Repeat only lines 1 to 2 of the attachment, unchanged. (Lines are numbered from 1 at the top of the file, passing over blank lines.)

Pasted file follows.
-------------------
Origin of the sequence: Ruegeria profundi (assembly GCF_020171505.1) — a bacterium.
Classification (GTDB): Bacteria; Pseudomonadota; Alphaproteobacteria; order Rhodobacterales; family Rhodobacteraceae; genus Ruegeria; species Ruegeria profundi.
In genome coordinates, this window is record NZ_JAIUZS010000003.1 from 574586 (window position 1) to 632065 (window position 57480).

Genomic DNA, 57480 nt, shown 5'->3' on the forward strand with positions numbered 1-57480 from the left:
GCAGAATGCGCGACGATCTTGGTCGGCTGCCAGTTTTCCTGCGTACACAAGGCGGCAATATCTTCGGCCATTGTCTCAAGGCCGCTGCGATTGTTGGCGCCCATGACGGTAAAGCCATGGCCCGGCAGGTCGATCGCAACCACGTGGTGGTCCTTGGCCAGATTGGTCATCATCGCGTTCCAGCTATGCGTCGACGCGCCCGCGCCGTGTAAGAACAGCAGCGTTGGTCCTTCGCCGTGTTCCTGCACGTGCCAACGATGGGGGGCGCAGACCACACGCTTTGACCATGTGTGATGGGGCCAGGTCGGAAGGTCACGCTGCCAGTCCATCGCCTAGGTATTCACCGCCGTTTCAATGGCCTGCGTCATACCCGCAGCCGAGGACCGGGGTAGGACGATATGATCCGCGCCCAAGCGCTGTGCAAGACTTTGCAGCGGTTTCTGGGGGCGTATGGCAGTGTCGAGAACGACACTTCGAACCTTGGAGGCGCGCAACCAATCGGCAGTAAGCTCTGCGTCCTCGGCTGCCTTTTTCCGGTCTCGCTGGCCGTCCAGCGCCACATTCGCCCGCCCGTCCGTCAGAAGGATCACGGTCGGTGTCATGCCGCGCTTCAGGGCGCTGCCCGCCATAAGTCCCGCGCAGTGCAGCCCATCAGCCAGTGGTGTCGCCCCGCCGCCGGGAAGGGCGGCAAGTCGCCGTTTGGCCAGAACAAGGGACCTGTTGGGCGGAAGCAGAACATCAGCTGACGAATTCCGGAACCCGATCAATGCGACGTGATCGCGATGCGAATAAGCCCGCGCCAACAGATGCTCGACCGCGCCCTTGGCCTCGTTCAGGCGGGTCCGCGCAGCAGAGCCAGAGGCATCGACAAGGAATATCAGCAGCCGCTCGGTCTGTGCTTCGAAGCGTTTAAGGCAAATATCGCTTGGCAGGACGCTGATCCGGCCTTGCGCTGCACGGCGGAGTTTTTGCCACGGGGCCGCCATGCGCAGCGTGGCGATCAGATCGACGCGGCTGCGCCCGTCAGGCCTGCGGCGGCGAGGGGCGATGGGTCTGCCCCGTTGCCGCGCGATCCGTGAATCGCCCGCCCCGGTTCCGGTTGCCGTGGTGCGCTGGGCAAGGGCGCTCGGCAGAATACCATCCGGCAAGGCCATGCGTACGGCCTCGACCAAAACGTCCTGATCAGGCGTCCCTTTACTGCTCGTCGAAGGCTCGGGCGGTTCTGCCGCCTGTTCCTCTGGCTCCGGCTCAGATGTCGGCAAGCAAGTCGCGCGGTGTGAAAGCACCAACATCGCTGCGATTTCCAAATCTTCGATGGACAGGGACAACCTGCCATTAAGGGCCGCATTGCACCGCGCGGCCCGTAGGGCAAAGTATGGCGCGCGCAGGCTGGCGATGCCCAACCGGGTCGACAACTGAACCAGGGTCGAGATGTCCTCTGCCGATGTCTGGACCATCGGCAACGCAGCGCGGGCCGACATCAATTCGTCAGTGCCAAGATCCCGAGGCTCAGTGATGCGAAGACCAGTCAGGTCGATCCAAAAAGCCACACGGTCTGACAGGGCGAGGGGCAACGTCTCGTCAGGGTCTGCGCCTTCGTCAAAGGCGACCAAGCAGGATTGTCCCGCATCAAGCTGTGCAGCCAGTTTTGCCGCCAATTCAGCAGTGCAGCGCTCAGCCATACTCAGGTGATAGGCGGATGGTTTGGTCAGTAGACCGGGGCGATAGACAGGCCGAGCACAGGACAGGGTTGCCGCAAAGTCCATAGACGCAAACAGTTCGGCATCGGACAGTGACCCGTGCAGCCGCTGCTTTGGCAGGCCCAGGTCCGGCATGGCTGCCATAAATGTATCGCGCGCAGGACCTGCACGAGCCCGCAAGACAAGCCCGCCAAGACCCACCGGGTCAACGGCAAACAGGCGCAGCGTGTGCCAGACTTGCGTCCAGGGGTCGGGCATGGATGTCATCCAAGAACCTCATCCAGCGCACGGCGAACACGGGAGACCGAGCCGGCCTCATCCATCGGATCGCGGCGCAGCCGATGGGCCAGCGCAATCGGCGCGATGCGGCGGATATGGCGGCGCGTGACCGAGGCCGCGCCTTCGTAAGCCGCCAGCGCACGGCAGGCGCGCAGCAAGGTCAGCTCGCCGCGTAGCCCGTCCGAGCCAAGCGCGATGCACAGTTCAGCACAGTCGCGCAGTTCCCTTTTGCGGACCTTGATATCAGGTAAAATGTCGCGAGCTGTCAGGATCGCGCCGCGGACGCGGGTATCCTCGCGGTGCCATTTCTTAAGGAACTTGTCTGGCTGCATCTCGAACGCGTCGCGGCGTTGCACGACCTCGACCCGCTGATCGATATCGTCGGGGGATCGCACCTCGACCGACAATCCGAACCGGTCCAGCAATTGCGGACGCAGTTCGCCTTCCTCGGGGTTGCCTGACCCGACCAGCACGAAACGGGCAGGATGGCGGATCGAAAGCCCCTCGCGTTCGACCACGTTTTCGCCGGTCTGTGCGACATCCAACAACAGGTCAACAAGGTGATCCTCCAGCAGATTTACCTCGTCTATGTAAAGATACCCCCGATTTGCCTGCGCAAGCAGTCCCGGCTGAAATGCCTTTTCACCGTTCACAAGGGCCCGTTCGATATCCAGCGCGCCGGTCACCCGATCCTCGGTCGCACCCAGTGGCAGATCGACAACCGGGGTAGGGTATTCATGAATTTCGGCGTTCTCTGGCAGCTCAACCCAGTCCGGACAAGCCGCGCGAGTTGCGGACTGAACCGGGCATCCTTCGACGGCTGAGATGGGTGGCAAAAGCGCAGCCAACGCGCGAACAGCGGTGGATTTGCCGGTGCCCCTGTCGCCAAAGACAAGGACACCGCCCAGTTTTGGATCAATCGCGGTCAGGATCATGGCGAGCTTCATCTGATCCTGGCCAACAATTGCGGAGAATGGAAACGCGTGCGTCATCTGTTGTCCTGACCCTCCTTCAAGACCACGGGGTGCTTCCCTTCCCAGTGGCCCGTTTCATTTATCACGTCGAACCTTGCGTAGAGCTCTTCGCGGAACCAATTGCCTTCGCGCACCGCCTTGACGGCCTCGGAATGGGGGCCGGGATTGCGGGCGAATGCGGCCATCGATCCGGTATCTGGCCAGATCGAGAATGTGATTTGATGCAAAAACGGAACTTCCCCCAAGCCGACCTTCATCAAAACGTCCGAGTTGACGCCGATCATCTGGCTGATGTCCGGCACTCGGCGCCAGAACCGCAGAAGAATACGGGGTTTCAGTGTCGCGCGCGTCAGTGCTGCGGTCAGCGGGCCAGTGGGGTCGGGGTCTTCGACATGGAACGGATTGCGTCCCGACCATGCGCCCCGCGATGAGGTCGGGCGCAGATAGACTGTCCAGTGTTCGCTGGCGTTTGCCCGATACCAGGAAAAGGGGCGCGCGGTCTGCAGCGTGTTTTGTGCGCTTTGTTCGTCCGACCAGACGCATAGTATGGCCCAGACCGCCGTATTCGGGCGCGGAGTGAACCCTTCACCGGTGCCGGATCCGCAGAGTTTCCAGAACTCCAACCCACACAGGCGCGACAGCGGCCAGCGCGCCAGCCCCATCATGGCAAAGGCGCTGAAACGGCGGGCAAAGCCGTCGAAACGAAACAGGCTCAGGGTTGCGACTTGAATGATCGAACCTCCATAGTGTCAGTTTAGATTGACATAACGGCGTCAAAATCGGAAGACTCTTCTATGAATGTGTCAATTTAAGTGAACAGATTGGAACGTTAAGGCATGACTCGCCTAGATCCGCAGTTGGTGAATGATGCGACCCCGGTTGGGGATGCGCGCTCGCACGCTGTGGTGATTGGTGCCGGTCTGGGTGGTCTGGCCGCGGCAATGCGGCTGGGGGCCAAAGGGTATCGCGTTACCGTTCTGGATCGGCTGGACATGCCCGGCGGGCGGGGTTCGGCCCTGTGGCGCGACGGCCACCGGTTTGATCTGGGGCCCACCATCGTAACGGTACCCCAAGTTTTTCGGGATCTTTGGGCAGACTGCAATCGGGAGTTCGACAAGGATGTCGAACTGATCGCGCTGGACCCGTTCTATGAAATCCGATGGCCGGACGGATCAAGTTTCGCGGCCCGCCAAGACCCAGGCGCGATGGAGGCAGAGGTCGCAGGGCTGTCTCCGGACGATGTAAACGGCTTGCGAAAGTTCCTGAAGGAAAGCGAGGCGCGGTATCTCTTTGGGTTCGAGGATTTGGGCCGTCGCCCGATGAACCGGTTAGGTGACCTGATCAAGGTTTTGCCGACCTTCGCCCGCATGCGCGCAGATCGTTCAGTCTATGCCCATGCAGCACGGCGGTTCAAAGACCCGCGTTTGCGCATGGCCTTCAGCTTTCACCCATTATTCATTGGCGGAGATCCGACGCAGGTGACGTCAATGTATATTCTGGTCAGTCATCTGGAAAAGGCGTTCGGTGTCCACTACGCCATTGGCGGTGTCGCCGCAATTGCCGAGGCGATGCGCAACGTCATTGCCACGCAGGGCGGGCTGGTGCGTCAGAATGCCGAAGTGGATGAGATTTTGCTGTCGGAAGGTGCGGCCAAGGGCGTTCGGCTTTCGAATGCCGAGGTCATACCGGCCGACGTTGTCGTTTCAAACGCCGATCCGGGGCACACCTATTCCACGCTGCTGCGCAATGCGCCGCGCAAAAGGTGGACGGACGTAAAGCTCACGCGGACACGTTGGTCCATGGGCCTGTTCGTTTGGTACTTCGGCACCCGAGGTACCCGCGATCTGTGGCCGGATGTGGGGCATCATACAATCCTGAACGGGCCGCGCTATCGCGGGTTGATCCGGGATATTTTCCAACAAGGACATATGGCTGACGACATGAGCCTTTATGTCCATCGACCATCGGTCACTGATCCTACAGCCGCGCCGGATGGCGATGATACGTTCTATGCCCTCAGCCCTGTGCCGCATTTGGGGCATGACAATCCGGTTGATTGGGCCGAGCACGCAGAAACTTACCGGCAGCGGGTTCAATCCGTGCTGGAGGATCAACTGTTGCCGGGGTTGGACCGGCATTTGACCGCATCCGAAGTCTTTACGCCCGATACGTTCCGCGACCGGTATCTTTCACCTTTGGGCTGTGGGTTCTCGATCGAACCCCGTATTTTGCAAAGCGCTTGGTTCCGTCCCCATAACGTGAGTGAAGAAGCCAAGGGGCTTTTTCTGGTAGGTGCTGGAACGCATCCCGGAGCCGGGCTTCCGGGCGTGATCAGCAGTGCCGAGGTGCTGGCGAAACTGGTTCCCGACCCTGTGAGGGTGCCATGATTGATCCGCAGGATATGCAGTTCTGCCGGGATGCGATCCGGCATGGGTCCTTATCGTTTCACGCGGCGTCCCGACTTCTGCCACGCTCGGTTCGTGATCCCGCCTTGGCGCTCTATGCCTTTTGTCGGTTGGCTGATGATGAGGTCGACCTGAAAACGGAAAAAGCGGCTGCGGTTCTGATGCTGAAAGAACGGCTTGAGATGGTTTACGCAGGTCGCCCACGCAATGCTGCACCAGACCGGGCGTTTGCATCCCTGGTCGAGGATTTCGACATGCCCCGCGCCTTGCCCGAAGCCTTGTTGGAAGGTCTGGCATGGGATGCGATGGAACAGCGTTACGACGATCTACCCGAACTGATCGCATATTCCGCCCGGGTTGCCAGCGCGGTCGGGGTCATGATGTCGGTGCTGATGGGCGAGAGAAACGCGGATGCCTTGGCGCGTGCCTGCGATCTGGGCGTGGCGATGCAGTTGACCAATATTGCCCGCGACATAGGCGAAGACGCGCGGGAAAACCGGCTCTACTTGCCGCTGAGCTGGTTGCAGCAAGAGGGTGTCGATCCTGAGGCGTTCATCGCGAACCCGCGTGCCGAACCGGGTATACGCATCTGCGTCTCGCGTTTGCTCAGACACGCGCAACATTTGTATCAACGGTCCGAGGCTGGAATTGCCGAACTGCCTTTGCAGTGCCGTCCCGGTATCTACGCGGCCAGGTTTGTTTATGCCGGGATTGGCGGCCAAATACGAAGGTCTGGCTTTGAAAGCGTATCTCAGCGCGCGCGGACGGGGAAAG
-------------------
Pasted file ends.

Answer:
Origin of the sequence: Ruegeria profundi (assembly GCF_020171505.1) — a bacterium.
Classification (GTDB): Bacteria; Pseudomonadota; Alphaproteobacteria; order Rhodobacterales; family Rhodobacteraceae; genus Ruegeria; species Ruegeria profundi.